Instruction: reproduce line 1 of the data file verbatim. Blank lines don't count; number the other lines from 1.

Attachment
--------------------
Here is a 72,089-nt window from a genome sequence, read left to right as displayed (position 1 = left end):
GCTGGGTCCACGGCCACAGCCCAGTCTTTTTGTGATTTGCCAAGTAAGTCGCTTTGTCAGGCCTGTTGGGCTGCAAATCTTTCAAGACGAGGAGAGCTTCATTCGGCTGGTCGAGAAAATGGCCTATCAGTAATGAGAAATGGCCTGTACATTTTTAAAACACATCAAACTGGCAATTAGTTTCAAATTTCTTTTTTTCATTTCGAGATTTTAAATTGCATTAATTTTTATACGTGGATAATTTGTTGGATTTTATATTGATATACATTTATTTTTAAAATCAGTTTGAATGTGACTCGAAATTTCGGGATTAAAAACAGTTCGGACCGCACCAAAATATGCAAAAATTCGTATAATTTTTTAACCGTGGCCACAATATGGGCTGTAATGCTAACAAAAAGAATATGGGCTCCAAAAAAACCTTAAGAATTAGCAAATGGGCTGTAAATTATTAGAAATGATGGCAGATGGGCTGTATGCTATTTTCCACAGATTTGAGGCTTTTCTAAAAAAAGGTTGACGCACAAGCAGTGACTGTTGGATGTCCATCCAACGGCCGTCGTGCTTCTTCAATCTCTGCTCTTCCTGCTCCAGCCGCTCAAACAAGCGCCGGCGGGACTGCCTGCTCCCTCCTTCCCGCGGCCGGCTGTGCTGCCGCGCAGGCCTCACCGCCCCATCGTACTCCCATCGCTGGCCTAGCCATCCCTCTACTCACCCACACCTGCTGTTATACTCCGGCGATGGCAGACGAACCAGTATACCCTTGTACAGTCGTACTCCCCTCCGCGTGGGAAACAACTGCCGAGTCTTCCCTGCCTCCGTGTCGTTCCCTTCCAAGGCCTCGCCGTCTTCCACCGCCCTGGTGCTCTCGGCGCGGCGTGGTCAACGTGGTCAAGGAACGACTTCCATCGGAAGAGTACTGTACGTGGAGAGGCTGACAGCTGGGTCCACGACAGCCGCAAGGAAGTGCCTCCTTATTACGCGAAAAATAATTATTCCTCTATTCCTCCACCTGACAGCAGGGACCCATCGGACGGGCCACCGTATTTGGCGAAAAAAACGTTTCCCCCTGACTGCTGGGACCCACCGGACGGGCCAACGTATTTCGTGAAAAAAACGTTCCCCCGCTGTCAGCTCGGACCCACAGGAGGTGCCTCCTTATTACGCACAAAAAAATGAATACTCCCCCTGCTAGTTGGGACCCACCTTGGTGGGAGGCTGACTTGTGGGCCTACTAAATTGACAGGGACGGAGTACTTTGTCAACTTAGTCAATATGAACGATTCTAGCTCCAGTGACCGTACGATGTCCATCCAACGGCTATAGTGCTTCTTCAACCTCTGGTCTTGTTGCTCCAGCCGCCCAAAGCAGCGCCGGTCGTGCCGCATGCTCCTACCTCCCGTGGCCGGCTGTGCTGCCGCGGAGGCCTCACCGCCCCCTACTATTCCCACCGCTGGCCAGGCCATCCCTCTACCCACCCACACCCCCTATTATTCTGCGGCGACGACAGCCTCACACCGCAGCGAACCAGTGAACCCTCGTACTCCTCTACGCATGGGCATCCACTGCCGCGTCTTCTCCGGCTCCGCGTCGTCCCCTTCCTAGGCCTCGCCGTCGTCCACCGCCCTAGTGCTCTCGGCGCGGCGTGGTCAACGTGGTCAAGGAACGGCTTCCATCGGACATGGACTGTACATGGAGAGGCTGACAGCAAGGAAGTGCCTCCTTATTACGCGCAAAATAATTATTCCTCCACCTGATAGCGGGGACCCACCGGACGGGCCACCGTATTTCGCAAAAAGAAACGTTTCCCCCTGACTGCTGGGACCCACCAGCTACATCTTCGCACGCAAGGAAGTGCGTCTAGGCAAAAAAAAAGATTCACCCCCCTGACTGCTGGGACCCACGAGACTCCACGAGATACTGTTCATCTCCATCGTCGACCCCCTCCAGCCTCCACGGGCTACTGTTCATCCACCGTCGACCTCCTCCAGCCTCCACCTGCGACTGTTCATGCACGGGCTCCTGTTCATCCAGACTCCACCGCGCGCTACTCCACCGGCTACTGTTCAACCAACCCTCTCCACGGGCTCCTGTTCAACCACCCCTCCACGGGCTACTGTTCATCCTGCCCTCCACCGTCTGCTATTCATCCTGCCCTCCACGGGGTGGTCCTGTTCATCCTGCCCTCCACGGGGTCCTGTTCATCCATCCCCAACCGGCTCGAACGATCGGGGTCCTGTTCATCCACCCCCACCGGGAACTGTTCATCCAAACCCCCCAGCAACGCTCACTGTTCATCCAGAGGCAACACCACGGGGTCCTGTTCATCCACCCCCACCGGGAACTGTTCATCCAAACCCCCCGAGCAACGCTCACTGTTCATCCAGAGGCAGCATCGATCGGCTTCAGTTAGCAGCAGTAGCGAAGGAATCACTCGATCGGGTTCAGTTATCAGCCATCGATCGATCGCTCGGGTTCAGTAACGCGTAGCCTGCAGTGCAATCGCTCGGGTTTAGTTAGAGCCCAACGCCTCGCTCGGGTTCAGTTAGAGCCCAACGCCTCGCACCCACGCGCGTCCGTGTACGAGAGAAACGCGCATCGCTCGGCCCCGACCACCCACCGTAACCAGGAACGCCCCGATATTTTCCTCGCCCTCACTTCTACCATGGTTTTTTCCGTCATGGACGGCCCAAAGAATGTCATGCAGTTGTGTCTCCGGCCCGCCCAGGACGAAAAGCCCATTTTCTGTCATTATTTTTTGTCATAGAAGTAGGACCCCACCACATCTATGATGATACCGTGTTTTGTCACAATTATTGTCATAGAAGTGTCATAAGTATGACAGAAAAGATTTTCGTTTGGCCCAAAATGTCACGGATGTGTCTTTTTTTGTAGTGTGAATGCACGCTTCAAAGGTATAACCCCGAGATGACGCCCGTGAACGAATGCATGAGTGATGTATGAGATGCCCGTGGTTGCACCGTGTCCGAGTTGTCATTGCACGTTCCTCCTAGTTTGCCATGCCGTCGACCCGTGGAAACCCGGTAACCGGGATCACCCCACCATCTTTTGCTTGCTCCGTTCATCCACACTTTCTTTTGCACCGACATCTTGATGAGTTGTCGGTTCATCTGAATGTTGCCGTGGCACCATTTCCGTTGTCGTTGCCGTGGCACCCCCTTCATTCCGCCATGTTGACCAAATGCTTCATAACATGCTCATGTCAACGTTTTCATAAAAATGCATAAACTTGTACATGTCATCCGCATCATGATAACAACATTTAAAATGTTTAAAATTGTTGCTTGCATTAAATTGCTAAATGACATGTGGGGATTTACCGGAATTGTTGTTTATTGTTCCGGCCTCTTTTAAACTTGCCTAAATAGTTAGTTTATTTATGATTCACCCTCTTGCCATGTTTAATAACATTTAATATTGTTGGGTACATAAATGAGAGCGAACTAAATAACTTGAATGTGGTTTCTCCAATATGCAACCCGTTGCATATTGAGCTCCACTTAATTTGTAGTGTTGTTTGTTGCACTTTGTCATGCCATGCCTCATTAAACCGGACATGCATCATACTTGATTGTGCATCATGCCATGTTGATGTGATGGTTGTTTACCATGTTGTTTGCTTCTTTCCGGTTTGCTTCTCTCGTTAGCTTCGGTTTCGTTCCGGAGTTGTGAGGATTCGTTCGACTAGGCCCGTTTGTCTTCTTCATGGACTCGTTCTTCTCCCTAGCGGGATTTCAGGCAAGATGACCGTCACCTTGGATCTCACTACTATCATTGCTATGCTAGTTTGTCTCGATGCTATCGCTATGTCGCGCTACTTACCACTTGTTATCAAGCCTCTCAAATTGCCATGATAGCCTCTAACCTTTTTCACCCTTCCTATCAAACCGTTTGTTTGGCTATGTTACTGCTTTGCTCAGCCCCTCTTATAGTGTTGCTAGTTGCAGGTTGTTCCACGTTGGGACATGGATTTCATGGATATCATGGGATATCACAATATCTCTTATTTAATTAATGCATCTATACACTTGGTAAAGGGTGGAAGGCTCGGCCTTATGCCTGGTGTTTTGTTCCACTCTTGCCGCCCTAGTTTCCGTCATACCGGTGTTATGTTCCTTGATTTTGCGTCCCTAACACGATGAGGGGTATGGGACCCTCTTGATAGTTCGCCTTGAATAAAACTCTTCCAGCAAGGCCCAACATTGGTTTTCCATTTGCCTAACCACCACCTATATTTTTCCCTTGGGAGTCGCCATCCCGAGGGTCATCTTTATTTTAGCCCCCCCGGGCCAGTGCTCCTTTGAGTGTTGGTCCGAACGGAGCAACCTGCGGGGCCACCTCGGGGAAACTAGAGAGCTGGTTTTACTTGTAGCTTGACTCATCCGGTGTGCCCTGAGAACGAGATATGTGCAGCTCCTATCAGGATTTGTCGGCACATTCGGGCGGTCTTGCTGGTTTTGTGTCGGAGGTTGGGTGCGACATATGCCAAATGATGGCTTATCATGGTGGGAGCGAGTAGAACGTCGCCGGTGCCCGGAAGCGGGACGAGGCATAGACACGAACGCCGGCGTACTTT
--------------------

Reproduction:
Here is a 72,089-nt window from a genome sequence, read left to right as displayed (position 1 = left end):